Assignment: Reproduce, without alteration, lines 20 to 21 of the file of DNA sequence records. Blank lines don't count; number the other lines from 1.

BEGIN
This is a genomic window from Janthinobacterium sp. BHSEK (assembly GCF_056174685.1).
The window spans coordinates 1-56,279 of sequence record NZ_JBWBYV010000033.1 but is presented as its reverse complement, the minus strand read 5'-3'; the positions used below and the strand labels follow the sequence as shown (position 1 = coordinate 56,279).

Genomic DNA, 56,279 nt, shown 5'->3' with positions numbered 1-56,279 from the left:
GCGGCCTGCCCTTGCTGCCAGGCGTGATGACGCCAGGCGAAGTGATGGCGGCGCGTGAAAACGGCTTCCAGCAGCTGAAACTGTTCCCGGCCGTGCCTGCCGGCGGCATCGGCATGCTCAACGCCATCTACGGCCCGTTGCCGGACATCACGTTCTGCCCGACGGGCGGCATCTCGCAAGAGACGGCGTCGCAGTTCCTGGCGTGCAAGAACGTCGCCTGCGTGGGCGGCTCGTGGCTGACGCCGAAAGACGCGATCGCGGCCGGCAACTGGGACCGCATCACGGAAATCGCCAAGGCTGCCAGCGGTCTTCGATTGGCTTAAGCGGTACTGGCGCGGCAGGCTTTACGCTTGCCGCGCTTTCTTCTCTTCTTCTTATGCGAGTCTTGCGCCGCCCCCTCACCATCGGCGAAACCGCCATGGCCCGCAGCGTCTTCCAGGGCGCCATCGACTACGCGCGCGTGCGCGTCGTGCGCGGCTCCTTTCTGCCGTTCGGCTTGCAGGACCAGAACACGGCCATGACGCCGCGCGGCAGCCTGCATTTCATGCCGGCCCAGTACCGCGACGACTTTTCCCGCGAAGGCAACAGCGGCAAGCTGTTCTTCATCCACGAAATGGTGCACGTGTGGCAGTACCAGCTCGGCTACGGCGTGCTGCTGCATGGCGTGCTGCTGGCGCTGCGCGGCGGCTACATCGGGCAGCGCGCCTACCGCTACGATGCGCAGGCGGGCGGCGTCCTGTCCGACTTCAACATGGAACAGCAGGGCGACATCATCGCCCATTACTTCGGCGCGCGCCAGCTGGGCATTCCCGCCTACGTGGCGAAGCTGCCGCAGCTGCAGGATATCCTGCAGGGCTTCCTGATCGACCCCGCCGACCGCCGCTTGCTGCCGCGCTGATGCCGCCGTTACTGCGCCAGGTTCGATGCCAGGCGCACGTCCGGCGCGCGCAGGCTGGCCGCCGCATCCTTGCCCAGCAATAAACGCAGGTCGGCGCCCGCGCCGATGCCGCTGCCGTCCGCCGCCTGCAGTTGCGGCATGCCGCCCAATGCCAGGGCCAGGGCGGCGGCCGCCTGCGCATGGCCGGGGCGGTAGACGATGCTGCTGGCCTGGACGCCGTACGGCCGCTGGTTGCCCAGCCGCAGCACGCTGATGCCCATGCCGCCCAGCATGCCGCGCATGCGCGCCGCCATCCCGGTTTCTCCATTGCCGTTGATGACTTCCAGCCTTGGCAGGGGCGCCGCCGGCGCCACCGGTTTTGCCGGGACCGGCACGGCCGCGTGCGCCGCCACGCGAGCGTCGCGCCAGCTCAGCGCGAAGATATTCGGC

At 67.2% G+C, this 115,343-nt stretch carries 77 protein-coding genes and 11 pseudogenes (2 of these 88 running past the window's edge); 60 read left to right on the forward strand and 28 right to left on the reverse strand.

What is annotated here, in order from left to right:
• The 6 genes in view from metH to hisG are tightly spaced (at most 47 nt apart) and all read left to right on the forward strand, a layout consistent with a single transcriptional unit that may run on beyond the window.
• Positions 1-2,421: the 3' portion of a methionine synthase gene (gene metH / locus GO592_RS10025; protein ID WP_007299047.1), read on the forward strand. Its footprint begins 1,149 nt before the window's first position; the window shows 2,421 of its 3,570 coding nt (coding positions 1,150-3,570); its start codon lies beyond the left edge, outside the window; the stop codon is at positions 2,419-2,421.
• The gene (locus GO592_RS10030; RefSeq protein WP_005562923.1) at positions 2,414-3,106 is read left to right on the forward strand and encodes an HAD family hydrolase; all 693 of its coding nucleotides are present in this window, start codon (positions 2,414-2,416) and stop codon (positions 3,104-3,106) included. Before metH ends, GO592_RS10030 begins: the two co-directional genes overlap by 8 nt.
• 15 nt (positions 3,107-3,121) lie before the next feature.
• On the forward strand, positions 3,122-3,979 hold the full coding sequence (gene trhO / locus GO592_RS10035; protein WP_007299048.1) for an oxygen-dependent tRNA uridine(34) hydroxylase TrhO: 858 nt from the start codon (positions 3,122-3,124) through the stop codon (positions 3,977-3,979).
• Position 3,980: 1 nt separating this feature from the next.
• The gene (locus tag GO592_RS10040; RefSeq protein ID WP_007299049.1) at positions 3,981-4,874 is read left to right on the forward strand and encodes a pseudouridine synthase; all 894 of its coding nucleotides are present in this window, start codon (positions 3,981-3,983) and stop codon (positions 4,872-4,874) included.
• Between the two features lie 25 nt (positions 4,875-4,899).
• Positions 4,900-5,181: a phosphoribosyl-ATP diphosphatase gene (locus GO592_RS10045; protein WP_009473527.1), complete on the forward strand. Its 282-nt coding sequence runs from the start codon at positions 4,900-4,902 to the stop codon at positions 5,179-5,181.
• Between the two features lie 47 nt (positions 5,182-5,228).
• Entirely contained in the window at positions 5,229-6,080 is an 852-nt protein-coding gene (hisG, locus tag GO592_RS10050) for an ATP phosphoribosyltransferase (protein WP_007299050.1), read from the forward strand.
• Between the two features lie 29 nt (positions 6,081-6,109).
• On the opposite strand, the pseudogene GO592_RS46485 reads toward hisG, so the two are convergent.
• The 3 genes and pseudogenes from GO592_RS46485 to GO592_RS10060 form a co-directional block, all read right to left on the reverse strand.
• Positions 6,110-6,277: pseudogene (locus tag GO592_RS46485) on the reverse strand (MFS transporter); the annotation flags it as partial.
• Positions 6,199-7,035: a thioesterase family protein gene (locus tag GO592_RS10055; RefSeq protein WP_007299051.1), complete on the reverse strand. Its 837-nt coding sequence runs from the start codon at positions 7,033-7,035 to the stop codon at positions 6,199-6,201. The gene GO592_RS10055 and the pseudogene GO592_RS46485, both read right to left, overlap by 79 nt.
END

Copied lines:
• The 3 genes and pseudogenes from GO592_RS46485 to GO592_RS10060 form a co-directional block, all read right to left on the reverse strand.
• Positions 6,110-6,277: pseudogene (locus tag GO592_RS46485) on the reverse strand (MFS transporter); the annotation flags it as partial.